Walking, natural. Go for it. I am guessing imaging can matter.
I'm sorry, but I didn't notice you were gone. Someone has to be gone a lot longer than two weeks for me to notice.
I'm very glad to see that you seem to have gotten through what must have been a harrowing event, relatively unscathed (although I would keep an eye on your infatuation with HRC. If that doesn't fade entirely by the end of the month, drop everything and so see a specialist!)
I hope you find yourself completely back to the point from where you started (notice I didn't use "normal?") as soon as possible.
All the best.
True, I was far from normal before the event. Seriously, accumulated disabilities are hard to distinguish from the new.
As for the HRC thing, I have a neurological appointment later in the month and might raise the issue. Do you think there is a chance she might order a 72 hour hold?
How are you doing, Roger? Seen the neurologist yet?
The appoint was changed twice. It's now in early May. I'm really scheduled for way more than I think necessary, especially considering the nothingness of the appointments I've kept so far.
Sounds like you're seeing improvements. They're establishing post-event baselines and making sure whatever anticoagulants you're on are at the right dosage. My neurologist wanted to see me annually. I gave him a couple years and proclaimed myself fine. May or may not have been a wise choice but I sleep well at night
I'm about to declare myself fine to the whole mess of them. I swear to goodie, you get involved with the medical community and they think you belong to them to milk as long as they haven't met their revenue goals for the fiscal year.
'Scuse me. I'm tired of the whole mess.
seems the same Ive experienced in the past few weeks having my gall bladder assume a new address. Theyve poked prodded and biopsied everything that doesnt move an then write a bunch of confusing reports with reccomendations for folloowups that appear more a revenue stream generator than actual medical concern. I was first impressed with the technology but now realize that much of it was plugged in a turned on just because it was there.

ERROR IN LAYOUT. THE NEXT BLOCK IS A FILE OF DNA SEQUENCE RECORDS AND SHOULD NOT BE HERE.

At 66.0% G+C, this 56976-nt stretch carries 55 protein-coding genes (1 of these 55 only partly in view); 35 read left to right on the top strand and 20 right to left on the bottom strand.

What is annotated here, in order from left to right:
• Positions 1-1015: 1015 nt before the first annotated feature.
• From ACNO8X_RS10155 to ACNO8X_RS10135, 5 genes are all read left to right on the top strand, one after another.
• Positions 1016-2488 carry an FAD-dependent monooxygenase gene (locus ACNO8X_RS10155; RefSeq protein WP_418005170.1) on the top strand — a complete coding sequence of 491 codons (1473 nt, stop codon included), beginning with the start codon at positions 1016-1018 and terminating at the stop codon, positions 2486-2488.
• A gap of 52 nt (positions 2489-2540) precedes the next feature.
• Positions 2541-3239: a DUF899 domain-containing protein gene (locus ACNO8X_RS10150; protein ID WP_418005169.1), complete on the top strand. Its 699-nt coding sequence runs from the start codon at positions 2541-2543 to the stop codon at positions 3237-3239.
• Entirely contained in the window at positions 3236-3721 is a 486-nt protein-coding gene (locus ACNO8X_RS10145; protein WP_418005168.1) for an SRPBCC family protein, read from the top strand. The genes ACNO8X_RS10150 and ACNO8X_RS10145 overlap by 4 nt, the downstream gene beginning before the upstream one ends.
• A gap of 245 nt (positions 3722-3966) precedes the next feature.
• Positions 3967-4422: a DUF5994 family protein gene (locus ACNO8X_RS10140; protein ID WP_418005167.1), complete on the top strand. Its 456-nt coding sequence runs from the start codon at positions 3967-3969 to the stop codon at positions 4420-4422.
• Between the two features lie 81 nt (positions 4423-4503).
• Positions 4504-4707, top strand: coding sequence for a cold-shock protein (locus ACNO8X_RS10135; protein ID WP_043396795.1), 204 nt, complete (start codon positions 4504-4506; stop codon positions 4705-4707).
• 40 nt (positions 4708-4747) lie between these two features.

They really had all the data they needed to evict my "angry bladder" from the initial MRI. All the rest was merely "yep" "there it is".
I've had sort of wild experiences at my now preferred hospital of choice, given my takes on the antics of the other key one in town (in short, money grabbers, as I figured out after time did some passing):
the preferred place:
A) amazingly good (then and now) experience with my eye doc (PhD and then MD, both sharp and kind and not hard to look at, though I could be his mother. I would have had to marry a very tall man, and that wasn't my way)
B) rancid experience with a stupid doc in the breast cancer venue, misread my chart. I probably should have written a letter. I had one of the most well reputed breast cancer surgeons in the country (because she lived in my then area) and that dumbo missed it; I have her notes to me.
C) a twelve hour stay in emergency room, during which I got, while not sleeping, to watch it empty out before I was taken. I take it I was diagnosed from afar and they were used to what was going on, a chalazion, but, y'know, I wasn't, never heard of that word. My left eye looked like a pink pig and hurt and scared the **** out of me.
I'll give them this, that the hall monitor, clearly smart and caring, calmed me down.
Anyway, Roger, I get your caution, and also figure you'll check in with them off and on.
Me, after all the razzmatazz about my blood pressure (started on pill immediately after no known history of my own, but for the one doctor visit, where it was very high) - went through years of lisonpril (don't get me started) and then via a cardiologist, another drug, whence I was doing ok, and he sent me back to my primary, and in time, my primary mused that I might not need the HP drugs anymore. I tested it. My bp has been fine ever since I stopped, months now. I've got my refrigerator door notes of some years, re the process.
I get the caution, but also think reviews can be useful.
I had three MRIs in the hospital, and several sono things. They did not find the proximate cause of the stroke, but were pretty sure of where it was due to the symptoms. They seemed impressed with the result. I was not.
Sounds like it's time for a second opinion.
Mostly, I think that's what I've been getting. They all say "Yep, looks like you had a stroke". Also, I'm having doubts about test, mri results, etc. that do not influence treatment. I mean, if information doesn't affect treatment, is it useful - or just satisfying to the medical profession to have bulging files of useless information.
Nothing more than you had a stroke? No meds or lifestyle changes?
Sounds fishy, but I'm not a doctor.
They've added two meds. One for cholesterol and one for blood clots. I'm not disputing the stroke, but question the need for multiple tests and appointments that haven't, and probably won't affect the treatment.
I think they're bound to overdo their testing to make sure they don't miss anything. You should feel some comfort in the fact that the doctors are doing everything they can to make sure your health is okay.
I take my eye off you and go away for a cuppla weeks, and what do you do....stroke out!
Just as well you're improving....don't make me pick up that phone again to sort you out!
Keep getting better - be aware your stroke was caused by your whole body failing to cope with Donald Trump. That's the message!
Was that in Utah where Donald Trump came in last. HURRAH!
We could surely talk longer this time. In '07 it was seriously painful to either stand or sit. Lying down was no joy, either.